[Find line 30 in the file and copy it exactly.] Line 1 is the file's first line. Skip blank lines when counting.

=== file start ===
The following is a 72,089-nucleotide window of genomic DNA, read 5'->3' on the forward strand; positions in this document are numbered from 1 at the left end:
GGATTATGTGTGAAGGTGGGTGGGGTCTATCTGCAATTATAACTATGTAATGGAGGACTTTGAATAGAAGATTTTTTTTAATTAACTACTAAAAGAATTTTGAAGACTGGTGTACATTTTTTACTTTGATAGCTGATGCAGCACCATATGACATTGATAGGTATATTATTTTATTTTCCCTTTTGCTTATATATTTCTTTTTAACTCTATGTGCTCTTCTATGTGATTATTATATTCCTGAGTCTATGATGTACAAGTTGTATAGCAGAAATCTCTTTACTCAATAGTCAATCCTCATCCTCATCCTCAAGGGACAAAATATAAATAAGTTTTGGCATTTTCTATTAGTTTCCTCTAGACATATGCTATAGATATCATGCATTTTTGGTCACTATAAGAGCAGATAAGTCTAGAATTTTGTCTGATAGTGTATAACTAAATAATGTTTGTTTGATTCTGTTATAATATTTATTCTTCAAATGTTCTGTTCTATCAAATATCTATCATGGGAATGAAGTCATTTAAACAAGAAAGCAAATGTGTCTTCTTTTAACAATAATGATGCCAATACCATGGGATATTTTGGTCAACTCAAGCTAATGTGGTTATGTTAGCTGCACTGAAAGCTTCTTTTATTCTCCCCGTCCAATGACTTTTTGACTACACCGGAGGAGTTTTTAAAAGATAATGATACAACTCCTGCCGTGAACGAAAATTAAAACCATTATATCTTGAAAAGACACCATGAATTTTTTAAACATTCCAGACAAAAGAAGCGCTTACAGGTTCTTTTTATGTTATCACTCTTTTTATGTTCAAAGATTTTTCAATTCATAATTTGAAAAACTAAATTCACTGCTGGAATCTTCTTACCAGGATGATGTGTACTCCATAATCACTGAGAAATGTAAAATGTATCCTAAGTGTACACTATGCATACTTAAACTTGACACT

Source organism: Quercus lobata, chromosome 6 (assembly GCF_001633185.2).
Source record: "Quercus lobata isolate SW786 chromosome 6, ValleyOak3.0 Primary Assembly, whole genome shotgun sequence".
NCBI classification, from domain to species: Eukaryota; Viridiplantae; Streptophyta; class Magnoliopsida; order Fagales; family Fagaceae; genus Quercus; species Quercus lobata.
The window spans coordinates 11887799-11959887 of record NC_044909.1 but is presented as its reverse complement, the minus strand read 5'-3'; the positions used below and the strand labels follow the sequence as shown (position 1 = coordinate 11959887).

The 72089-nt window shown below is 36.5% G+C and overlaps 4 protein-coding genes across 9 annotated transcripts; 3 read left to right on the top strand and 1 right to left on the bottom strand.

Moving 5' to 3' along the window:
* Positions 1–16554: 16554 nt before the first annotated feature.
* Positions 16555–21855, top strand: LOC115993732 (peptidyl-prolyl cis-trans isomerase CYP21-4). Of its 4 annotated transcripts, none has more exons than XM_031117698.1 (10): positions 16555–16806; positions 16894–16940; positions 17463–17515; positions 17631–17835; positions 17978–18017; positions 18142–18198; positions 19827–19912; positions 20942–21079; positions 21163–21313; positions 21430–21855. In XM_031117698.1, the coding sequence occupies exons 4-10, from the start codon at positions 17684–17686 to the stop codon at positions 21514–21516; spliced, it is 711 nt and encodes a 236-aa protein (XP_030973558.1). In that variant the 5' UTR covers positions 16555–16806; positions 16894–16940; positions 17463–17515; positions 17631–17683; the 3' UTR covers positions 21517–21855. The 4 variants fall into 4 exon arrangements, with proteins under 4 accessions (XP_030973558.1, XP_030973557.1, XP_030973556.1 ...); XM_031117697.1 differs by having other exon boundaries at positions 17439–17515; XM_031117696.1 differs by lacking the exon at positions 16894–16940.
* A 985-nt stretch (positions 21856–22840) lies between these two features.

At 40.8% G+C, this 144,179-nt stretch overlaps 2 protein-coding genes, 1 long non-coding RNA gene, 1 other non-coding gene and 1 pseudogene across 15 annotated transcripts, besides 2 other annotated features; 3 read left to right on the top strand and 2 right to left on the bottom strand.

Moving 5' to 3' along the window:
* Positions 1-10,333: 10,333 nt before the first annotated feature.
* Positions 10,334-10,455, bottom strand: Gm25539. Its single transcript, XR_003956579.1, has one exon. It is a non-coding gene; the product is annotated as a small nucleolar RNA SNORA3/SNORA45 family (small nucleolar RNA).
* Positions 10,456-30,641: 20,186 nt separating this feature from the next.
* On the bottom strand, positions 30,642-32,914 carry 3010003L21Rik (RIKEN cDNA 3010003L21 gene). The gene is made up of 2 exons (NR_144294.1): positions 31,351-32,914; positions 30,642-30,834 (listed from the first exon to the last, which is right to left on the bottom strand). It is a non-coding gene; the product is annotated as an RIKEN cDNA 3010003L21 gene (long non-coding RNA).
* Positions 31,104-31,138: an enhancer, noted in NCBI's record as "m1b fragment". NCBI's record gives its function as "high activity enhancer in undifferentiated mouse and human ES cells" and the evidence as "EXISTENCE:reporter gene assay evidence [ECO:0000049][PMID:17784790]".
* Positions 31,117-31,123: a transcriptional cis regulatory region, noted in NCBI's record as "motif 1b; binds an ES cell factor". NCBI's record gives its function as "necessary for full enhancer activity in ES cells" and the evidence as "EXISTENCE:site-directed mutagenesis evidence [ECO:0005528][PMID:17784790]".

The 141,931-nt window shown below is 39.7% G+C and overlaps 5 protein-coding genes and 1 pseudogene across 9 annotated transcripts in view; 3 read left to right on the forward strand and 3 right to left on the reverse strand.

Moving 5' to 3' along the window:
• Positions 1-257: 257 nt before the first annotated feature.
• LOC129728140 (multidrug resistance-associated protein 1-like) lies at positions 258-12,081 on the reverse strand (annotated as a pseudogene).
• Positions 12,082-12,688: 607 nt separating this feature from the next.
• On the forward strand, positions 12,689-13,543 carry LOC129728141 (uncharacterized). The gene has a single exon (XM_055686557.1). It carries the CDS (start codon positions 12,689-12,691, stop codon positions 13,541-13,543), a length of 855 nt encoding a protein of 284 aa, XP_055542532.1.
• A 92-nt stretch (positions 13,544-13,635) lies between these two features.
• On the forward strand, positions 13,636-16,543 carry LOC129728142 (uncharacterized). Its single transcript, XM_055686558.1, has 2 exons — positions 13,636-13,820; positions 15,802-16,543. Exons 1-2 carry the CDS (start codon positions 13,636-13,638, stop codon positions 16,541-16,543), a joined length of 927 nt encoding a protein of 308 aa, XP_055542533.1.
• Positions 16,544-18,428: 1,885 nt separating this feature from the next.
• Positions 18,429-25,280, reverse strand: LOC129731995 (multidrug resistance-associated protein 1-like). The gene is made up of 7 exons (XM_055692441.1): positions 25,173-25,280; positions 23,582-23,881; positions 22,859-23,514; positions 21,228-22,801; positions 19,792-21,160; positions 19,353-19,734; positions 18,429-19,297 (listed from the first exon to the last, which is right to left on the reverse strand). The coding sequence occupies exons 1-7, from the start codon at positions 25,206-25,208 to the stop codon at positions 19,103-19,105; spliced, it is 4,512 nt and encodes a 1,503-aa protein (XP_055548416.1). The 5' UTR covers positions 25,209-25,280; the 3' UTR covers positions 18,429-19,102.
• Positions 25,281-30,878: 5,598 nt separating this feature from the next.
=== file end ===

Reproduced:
• Positions 25,281-30,878: 5,598 nt separating this feature from the next.